V.I. entities butt heads over taxi driver tests
Published: September 4, 2013
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ST. THOMAS - A jurisdictional battle between the V.I. Tax Cab Commission and the V.I. Motor Vehicles Bureau has opened up over whether or not the taxi operator's license test should be administered in languages other than English.
After finding that an increasing number of applicants were successfully passing the test without being able to read, write or, in some cases, speak English, Taxi Cab Commissioner Judith Wheatley, at the behest of the commission, called for a moratorium in July on the administration of the class C license test at the Bureau of Motor Vehicles.
Wheatley said she is waiting for a legal opinion from V.I. Attorney General Vincent Frazer on the matter. The opinion should clearly establish which governmental entity can set and execute policy around the administration of taxi operator's tests, she said.
Wheatley said the commission frequently receives complaints about drivers who, because of an inability to speak English, are ill-equipped to serve the population.
"We have found that there are some who cannot speak any English at all. The language in the territory is English, and it is quite difficult for tourists and residents alike to communicate with an automobile for hire operator who does not speak English," Wheatley said. "It is also becoming a challenge for enforcement. I think they should at least be able to read and write. If you can't read and write, how are you going to know what the rules and regulations are, what the tariffs are?"
Jerris Browne, director of the Motor Vehicles Bureau, insisted that the bureau is following the letter of the law, as both federal and local anti-discrimination legislation stipulate that non-English speakers have to be accommodated through the use of interpreters.
If the Taxi Cab Commission wishes to weed out non-English speakers or persons who are illiterate, they could do so at the time a person applies to the commission to become an operator, which would be before they come to the Bureau of Motor Vehicles to take the operator's test, Browne said.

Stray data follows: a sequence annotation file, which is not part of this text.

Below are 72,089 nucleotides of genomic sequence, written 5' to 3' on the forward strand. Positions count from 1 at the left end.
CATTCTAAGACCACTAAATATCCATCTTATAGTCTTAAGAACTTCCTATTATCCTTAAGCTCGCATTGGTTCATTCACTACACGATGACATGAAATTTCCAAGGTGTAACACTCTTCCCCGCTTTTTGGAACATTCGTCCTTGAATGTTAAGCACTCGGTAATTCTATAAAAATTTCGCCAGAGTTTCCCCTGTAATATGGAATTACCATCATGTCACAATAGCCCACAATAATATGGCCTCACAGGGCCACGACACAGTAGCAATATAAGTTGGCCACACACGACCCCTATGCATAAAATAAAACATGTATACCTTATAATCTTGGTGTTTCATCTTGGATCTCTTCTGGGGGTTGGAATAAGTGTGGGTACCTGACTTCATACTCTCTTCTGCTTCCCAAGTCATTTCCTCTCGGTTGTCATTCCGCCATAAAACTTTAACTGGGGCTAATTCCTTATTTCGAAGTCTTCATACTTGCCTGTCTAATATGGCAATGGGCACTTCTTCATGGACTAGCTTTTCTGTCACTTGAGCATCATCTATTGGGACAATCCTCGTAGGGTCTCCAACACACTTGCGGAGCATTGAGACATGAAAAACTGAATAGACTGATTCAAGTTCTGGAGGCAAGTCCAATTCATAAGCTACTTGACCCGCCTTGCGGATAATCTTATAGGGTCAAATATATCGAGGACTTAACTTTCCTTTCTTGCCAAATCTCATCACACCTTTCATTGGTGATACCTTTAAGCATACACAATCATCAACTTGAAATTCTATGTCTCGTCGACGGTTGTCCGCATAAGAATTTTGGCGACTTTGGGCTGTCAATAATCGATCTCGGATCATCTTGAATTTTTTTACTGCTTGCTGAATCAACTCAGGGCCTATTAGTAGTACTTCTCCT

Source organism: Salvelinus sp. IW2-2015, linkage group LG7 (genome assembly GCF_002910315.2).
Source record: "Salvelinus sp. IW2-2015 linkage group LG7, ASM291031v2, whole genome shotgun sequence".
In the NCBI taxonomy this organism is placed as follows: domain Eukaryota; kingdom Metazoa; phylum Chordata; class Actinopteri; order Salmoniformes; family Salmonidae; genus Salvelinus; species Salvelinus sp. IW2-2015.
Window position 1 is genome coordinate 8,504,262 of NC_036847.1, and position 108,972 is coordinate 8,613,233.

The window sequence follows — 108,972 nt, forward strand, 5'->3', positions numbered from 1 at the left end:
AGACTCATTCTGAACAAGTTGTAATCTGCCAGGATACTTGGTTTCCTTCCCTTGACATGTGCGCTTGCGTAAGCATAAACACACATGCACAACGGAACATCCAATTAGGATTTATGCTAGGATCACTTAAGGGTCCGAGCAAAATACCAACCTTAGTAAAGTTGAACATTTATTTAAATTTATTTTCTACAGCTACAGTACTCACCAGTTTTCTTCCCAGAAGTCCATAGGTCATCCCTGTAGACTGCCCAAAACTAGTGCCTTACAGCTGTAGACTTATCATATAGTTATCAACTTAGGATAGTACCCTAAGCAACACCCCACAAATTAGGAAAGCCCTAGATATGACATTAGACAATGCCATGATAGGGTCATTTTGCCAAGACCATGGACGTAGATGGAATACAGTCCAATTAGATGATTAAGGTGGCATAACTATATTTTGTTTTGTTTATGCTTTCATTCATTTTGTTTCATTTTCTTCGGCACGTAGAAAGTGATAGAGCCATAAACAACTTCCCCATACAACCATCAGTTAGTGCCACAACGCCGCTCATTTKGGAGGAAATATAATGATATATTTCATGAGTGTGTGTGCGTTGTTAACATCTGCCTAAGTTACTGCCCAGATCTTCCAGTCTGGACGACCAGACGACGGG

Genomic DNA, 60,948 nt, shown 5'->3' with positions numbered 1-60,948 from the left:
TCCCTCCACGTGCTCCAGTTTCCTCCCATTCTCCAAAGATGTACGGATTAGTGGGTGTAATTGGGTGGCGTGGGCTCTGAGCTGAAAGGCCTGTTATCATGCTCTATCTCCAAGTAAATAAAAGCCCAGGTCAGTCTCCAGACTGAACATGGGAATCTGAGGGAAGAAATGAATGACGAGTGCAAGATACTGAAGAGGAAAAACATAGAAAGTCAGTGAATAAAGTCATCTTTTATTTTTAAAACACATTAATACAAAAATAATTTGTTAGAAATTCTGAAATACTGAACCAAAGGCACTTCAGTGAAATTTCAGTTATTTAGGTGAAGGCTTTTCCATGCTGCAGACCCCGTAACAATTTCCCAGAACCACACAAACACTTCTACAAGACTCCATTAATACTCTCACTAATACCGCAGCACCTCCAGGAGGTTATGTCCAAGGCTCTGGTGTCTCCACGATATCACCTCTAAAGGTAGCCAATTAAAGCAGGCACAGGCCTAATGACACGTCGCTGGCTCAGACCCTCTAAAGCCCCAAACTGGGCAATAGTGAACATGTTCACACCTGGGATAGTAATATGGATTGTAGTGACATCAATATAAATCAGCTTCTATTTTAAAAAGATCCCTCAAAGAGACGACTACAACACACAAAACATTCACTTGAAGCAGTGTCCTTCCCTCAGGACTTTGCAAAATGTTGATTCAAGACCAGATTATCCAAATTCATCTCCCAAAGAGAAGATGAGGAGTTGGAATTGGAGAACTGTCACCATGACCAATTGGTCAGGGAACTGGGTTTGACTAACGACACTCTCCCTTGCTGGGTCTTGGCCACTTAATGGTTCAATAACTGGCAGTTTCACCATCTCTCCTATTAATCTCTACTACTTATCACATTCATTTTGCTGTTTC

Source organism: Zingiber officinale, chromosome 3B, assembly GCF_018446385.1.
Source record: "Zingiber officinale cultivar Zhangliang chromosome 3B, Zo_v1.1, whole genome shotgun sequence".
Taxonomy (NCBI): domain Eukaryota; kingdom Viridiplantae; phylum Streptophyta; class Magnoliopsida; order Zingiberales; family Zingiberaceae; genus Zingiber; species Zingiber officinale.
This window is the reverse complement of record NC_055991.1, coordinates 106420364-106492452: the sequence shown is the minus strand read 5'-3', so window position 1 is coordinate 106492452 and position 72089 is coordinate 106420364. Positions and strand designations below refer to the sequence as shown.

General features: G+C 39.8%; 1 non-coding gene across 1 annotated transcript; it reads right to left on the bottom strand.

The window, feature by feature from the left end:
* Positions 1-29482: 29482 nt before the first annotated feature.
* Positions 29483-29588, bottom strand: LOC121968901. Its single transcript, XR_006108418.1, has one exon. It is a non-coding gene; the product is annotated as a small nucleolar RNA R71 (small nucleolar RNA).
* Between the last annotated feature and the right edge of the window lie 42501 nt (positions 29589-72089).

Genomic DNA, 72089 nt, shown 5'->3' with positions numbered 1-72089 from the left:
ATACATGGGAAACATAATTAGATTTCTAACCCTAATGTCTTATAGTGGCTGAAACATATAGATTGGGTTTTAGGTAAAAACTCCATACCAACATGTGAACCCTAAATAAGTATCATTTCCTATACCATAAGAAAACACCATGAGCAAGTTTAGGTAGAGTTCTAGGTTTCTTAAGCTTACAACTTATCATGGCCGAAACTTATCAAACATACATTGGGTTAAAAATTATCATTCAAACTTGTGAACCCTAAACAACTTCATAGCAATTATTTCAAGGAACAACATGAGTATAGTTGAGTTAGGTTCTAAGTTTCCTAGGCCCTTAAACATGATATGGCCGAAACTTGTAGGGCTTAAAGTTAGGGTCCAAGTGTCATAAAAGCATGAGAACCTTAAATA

Wheatley said that all prior paperwork has to be filled out in English but that the commission has no way to determine whether an applicant actually fills out the forms on their own or has help from someone fluent in the language.
Winston Parker, president of the V.I. Taxi Association, which represents about 600 drivers, said the moratorium unfairly blocks residents and English-speakers from entering the business of driving a taxi.
"Why you put a freeze on the licenses and you would not give it to the people who are born here? They speak English. Their families live here. What is the hold-up for them?" Parker said. "It really gets me annoyed to know that we have good people around here who cannot get a job, and why are we stopping them? It's not just a right to get a license; it's their daily bread."
According to Parker, taxi drivers do not need to speak English. Tourists attracted to the islands come from all over the world and speak different languages, so it is not the case that non-English speaking drivers cannot serve the public well.
"We have all languages coming in on these cruise ships and through the airports, and the taxi drivers, they need to service them, too," Parker said.
Wheatley said she expects the attorney general to return an opinion before December.
The impact of the moratorium on the market for taxi medallions - ownership of a medallion is a prerequisite for operating a taxi in the Virgin Islands, and the supply of new medallions and sale of existing medallions are regulated by the commission, with quotas set by law - would be negligible, Wheatley said.
"I am assuming it will come back before December. It has been in effect for two months. It is not a crisis," Wheatley said of the moratorium.
- Contact Amanda Norris at 714-9104 or email firstname.lastname@example.org.